Dealing with Difficult Emotions

"Go Away" is not the appropriate response to a difficult emotion

Posted Aug 12, 2015

We love the highs, don’t we?  But the lows?  Not so much.  And there are a lot of teachers out there trying to tell us that we really don’t need the lows.  That we need to get a good attitude and just think positive.  But for most of us, this doesn’t really work, or if it does, it doesn’t work for very long.  Why? Because it isn’t genuine.

Some people call the more difficult emotions, such as anger, fear and sorrow, negative emotions.  But there is actually no such thing as a negative emotion.

Dispersion, Wikipedia, 2015
Source: Dispersion, Wikipedia, 2015

.  All emotions are just simple taste buds of life.  They tell us about the flavor of our lives.  But not only that, they also tell us what is and what is not working for us, and they inform us of the deeper unresolved issues in our lives. 

The difficult emotions are often informative about problem areas, unresolved issues and potential solutions to problems.  Anger, for example, might tell us that we are stuck in a particular situation we don’t like.  And it might even point the way out. Or, it might tell us that someone is really being offensive and we might need to create some boundaries.  It might also tell us that someone has triggered an old unresolved sorrow, fear or pain about which we’ve been angry for years.  Fear might tell us that we are standing in the middle of the street when a truck is coming.  Or, it might tell us that we have some old unresolved issues about security.  Sorrow might tell us of the power of a genuine connection lost.  It might tell us to be careful not to lose these connections, or it might allow us to grieve and release important losses.

But we will not hear these messages if we are not attuned to listen to them.  We get attuned to listening to our emotions by checking in regularly and dialoguing with our emotions, so that they will know that we are open to receiving what they have to say.  We do have to power to shut off our emotions entirely, or to repress them so that we don’t really hear their messages, or to play with them in order to manipulate others.  But that’s not what they are for.  They are our internal messaging system, meant to give us information about self and life.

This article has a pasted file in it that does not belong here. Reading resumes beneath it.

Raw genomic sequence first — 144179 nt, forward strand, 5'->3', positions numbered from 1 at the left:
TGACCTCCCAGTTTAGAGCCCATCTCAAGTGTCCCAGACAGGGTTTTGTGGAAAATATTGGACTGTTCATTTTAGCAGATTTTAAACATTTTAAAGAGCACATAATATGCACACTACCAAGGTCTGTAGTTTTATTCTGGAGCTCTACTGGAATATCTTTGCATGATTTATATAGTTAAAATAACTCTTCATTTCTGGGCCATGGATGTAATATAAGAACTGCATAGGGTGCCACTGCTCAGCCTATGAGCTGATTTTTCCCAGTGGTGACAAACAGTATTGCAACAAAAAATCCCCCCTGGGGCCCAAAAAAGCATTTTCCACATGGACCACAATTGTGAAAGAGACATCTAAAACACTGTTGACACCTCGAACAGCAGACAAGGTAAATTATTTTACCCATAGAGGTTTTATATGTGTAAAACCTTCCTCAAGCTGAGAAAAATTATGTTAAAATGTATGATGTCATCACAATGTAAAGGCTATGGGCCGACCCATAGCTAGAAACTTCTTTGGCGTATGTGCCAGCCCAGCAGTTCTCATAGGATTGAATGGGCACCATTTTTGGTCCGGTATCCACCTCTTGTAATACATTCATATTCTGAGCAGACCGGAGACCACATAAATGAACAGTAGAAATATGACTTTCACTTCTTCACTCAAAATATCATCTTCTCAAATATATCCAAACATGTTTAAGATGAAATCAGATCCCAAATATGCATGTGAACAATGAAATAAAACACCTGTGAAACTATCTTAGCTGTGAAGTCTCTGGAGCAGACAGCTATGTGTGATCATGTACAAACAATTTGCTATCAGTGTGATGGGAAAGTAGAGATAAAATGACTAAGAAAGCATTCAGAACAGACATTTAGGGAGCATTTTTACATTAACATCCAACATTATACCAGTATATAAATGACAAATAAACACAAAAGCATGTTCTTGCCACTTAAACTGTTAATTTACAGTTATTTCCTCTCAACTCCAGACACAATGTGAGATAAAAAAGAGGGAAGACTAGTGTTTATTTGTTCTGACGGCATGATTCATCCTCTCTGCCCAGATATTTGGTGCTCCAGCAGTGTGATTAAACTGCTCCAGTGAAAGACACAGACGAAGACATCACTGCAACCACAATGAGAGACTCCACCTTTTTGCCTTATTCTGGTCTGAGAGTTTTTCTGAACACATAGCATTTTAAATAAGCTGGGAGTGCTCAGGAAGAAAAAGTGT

Sitting with an emotion and just allowing it to express itself might mean getting a piece of paper and letting the emotion just bleed out of the pen onto the paper.  It might mean writing a poem or drawing or painting a picture that expresses or even illustrates an emotion.  It means taking the time to really hear what the emotion is trying to convey.  What it has to convey is NOT some message about someone else.  It is a message to us, for us and about us.  After all, they are OUR emotions.

Working with these more difficult emotions means turning them into your friends, instead of making them the enemy, as so many so easily do. These emotions are not meant to be sent away, told they are bad, or repressed into the unconscious.  They are meant to help us see what is going on in our lives and respond appropriately.  Our society does not necessarily support this idea, but it works. It works because when we allow these emotions to give us their message, they don’t have to sneak up on us from the unconscious and sabotage our lives.